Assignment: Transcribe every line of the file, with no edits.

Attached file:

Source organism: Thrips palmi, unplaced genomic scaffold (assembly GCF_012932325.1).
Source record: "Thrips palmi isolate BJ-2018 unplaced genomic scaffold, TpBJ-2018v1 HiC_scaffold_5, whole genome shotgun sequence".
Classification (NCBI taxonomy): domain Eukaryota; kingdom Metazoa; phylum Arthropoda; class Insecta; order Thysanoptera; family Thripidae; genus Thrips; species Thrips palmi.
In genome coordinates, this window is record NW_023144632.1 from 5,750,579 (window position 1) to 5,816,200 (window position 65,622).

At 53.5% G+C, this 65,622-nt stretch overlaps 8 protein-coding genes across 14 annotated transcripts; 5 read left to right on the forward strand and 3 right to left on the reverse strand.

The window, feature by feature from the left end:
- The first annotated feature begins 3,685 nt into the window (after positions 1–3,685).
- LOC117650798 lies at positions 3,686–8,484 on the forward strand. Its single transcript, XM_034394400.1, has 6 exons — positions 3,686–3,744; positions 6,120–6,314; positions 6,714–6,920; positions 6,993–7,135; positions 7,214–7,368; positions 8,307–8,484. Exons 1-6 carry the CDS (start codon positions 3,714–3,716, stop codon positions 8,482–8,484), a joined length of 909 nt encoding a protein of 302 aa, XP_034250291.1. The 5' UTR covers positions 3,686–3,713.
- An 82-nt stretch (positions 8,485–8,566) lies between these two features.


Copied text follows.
Source organism: Thrips palmi, unplaced genomic scaffold (assembly GCF_012932325.1).
Source record: "Thrips palmi isolate BJ-2018 unplaced genomic scaffold, TpBJ-2018v1 HiC_scaffold_5, whole genome shotgun sequence".
Classification (NCBI taxonomy): domain Eukaryota; kingdom Metazoa; phylum Arthropoda; class Insecta; order Thysanoptera; family Thripidae; genus Thrips; species Thrips palmi.
In genome coordinates, this window is record NW_023144632.1 from 5,750,579 (window position 1) to 5,816,200 (window position 65,622).

At 53.5% G+C, this 65,622-nt stretch overlaps 8 protein-coding genes across 14 annotated transcripts; 5 read left to right on the forward strand and 3 right to left on the reverse strand.

The window, feature by feature from the left end:
- The first annotated feature begins 3,685 nt into the window (after positions 1–3,685).
- LOC117650798 lies at positions 3,686–8,484 on the forward strand. Its single transcript, XM_034394400.1, has 6 exons — positions 3,686–3,744; positions 6,120–6,314; positions 6,714–6,920; positions 6,993–7,135; positions 7,214–7,368; positions 8,307–8,484. Exons 1-6 carry the CDS (start codon positions 3,714–3,716, stop codon positions 8,482–8,484), a joined length of 909 nt encoding a protein of 302 aa, XP_034250291.1. The 5' UTR covers positions 3,686–3,713.
- An 82-nt stretch (positions 8,485–8,566) lies between these two features.